One of Mozart’s most popular operas, The Magic Flute is directed and adapted for Opera Anywhere by Susan Moore, set in 1950 and performed in English.
Marrying Mozart’s beautiful music with a witty script the production celebrates the birth of teen culture in this tireless coming-of-age story. Opera Anywhere has been bringing approachable, informal and inspired performances, featuring some of today’s finest up and coming young singers, to audiences since 2000.
Here director Susan Moore explains her inspiration for this adaptation.
I find that the concept behind a production is often sparked by a single idea. For Magic Flute my inspiration came from a pre-fame image of James Dean as a bespectacled, unassuming youth. One could never imagine that Dean, as an awkward teenager, could ever become a leading man—the Hollywood icon of his generation—just as Tamino could never fathom becoming the hero of his own imagination.
As a child I was fascinated by my mother’s stories of her childhood in heavily bombed London. She spoke of how the cinema on Saturday morning offered affordable escapism from a fairly grim existence as Britain struggled to get itself back on its feet. Unsurprisingly post WWII Britain experienced a baby boom. The traditional societal structure of deference, which had been eroded by two world wars, saw a further schism as young people turned away from the traditional values of their parents. In the early 1950s, influenced heavily by the new ‘teen culture’ emerging in the US, and fuelled by the new sounds of rock-and-roll music, British youth wanted to express its new found identity.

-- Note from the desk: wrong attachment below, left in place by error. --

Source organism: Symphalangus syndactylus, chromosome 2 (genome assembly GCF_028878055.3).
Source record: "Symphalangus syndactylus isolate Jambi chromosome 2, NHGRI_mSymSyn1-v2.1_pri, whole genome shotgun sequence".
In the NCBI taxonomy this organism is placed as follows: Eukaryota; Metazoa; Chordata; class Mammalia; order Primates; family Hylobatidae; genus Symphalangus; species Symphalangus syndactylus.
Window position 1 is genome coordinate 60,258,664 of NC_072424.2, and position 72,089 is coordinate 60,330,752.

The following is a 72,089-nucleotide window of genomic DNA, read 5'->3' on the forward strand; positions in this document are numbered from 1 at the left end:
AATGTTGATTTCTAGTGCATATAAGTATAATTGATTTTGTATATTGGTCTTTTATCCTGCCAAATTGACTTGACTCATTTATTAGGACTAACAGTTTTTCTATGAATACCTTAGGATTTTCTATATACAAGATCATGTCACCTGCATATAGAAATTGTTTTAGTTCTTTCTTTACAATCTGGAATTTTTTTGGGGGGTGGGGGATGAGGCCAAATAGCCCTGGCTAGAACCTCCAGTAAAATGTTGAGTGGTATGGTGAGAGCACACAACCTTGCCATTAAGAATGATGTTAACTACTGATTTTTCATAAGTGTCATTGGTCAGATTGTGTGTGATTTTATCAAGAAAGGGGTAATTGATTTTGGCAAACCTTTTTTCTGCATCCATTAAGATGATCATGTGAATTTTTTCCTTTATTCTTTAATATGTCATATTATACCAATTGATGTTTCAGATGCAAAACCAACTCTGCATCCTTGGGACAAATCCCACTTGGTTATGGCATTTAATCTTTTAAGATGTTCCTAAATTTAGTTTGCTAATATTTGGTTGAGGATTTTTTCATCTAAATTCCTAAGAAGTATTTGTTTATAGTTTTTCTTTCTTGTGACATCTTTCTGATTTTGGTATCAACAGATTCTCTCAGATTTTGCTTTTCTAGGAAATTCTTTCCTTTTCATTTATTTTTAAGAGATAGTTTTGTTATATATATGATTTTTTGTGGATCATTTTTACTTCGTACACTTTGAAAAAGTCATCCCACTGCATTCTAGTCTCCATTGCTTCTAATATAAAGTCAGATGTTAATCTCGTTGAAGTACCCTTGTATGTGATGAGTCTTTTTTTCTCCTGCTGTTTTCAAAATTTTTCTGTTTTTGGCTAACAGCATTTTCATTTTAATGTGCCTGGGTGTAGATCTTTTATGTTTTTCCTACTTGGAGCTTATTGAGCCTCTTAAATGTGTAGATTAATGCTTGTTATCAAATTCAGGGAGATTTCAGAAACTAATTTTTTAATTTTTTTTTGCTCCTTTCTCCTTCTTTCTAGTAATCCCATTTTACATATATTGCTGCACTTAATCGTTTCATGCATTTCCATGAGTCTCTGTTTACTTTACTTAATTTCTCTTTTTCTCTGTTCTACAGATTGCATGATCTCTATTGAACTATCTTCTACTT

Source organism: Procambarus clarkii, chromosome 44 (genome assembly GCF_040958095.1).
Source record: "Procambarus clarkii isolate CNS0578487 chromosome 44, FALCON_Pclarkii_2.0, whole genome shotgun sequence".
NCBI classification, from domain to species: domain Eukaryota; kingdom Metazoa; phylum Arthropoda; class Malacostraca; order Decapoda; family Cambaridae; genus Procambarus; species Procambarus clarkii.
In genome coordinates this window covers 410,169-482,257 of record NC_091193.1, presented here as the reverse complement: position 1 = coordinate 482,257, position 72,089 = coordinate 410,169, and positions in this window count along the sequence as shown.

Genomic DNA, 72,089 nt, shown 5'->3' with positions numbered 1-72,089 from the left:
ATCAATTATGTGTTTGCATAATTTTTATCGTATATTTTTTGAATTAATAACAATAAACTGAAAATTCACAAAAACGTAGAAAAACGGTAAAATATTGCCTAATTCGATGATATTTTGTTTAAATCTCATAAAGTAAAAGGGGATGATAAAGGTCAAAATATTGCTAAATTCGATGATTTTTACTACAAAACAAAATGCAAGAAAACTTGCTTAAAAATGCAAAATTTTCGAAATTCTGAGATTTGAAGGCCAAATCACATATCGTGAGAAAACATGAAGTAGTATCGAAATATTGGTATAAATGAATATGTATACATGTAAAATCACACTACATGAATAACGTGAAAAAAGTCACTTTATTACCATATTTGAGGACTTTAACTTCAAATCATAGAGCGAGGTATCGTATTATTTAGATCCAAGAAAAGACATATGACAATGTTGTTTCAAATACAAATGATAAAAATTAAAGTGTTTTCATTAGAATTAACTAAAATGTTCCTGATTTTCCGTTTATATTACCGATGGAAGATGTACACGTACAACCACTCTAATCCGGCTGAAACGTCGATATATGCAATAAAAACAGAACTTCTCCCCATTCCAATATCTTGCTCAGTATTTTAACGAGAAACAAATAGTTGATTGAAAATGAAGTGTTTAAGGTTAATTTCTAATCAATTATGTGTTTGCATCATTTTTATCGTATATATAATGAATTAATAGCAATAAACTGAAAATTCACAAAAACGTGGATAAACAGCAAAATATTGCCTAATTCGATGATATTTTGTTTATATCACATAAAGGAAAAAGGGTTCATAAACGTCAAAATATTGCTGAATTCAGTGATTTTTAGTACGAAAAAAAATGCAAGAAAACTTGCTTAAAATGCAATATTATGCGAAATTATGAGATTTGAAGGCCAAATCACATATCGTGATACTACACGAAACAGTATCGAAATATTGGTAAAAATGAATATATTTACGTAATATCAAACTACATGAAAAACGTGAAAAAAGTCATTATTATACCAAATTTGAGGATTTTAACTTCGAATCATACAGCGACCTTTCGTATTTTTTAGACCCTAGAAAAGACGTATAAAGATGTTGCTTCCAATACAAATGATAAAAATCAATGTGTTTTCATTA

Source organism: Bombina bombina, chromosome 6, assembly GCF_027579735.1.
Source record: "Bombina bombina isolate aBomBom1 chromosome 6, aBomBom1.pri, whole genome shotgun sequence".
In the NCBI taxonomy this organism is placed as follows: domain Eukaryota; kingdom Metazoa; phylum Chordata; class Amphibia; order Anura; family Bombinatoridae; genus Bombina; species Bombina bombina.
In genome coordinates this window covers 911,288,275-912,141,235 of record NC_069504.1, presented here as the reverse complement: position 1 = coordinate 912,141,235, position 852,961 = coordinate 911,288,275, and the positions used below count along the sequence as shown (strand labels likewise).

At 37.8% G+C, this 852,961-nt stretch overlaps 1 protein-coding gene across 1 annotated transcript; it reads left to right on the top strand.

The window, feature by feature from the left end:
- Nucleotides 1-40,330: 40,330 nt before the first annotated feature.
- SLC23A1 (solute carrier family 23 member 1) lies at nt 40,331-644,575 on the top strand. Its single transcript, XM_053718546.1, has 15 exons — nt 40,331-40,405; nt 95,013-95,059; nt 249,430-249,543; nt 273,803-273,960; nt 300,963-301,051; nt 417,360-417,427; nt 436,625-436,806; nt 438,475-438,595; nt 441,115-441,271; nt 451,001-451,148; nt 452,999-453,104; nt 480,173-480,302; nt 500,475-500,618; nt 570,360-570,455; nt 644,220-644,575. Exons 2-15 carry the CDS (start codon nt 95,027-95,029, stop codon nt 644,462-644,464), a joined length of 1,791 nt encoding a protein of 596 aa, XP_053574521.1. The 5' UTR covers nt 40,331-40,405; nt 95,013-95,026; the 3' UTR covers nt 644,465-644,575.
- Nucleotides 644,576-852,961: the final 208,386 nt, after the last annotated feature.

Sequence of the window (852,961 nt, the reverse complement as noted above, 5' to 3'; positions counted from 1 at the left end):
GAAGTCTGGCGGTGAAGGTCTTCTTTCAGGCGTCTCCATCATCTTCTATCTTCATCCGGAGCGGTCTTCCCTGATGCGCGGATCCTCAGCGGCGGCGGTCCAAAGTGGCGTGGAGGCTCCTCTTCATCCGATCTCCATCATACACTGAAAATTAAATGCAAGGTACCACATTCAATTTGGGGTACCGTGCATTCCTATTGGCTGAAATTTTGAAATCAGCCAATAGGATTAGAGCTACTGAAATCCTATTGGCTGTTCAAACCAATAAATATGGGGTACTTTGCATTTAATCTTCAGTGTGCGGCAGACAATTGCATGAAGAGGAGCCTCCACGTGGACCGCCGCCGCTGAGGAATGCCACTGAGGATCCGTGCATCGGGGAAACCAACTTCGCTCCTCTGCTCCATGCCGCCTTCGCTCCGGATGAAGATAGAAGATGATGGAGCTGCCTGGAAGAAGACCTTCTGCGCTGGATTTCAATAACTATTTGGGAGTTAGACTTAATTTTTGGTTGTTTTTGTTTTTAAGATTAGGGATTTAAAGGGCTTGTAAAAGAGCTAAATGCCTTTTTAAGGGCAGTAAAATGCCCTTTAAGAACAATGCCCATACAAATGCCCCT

Working class London teenagers from this period found themselves in a real quandary. Their parents had served in the war, so they knew hardship, separation and grief, but they also enjoyed the freedom of developing opportunities. Young people had more disposable income and therefore became much more visible in society. They dared to dream of a better life and questioned the roles their parents had formerly accepted. Hollywood provided escapism, glamour, rebellion and inspiration to this generation.
Set in 1950, Hollywood glamour is epitomised in our production by the Queen of the Night, who is modelled on the leading ladies of the period. By stark contrast Pamina is a meek and bookish London teenager and Papageno is a tweedy game-keeper, the latter representing the older working class holding on to a past way of life. We have created a magical kingdom which represents many of the realities of our own world but that still has aspects of the strange and mystical.
At its heart, Magic Flute is a coming-of-age story. Although Tamino initially takes on the Queen’s quest for adventure, he soon realises that life is much more complicated and he aspires to a greater quest: to join Sarastro’s Brotherhood and find enlightenment. He discovers that life is not simply a choice of right or wrong, day or night, and that love is the strongest power of all. With Pamina at his side they can face any trial together.